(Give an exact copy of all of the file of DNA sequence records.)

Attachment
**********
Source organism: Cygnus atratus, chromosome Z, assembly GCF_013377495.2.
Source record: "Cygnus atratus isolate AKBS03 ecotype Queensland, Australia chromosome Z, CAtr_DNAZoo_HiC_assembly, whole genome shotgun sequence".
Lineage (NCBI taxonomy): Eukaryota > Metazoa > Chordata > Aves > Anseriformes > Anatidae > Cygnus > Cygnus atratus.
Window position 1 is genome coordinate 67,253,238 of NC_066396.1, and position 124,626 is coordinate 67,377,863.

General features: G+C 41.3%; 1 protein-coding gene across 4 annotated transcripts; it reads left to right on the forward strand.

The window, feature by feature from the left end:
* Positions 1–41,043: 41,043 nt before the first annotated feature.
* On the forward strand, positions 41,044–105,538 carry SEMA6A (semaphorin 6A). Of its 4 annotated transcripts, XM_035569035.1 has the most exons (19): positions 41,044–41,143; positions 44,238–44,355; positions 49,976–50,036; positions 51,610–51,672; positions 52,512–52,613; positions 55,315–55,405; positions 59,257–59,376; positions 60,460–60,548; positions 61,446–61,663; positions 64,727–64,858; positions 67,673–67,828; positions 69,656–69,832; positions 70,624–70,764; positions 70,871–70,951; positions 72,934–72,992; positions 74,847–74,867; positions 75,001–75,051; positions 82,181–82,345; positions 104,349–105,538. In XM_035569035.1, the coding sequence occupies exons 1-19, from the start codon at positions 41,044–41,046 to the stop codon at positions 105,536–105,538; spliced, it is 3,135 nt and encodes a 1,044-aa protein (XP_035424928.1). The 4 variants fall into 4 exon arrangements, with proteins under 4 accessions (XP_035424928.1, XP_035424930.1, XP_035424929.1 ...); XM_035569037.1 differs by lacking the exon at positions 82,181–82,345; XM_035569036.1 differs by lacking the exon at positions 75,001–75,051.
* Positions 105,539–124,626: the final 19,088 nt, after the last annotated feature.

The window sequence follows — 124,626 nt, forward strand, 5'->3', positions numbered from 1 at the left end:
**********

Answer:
Source organism: Cygnus atratus, chromosome Z, assembly GCF_013377495.2.
Source record: "Cygnus atratus isolate AKBS03 ecotype Queensland, Australia chromosome Z, CAtr_DNAZoo_HiC_assembly, whole genome shotgun sequence".
Lineage (NCBI taxonomy): Eukaryota > Metazoa > Chordata > Aves > Anseriformes > Anatidae > Cygnus > Cygnus atratus.
Window position 1 is genome coordinate 67,253,238 of NC_066396.1, and position 124,626 is coordinate 67,377,863.

General features: G+C 41.3%; 1 protein-coding gene across 4 annotated transcripts; it reads left to right on the forward strand.

The window, feature by feature from the left end:
* Positions 1–41,043: 41,043 nt before the first annotated feature.
* On the forward strand, positions 41,044–105,538 carry SEMA6A (semaphorin 6A). Of its 4 annotated transcripts, XM_035569035.1 has the most exons (19): positions 41,044–41,143; positions 44,238–44,355; positions 49,976–50,036; positions 51,610–51,672; positions 52,512–52,613; positions 55,315–55,405; positions 59,257–59,376; positions 60,460–60,548; positions 61,446–61,663; positions 64,727–64,858; positions 67,673–67,828; positions 69,656–69,832; positions 70,624–70,764; positions 70,871–70,951; positions 72,934–72,992; positions 74,847–74,867; positions 75,001–75,051; positions 82,181–82,345; positions 104,349–105,538. In XM_035569035.1, the coding sequence occupies exons 1-19, from the start codon at positions 41,044–41,046 to the stop codon at positions 105,536–105,538; spliced, it is 3,135 nt and encodes a 1,044-aa protein (XP_035424928.1). The 4 variants fall into 4 exon arrangements, with proteins under 4 accessions (XP_035424928.1, XP_035424930.1, XP_035424929.1 ...); XM_035569037.1 differs by lacking the exon at positions 82,181–82,345; XM_035569036.1 differs by lacking the exon at positions 75,001–75,051.
* Positions 105,539–124,626: the final 19,088 nt, after the last annotated feature.

The window sequence follows — 124,626 nt, forward strand, 5'->3', positions numbered from 1 at the left end: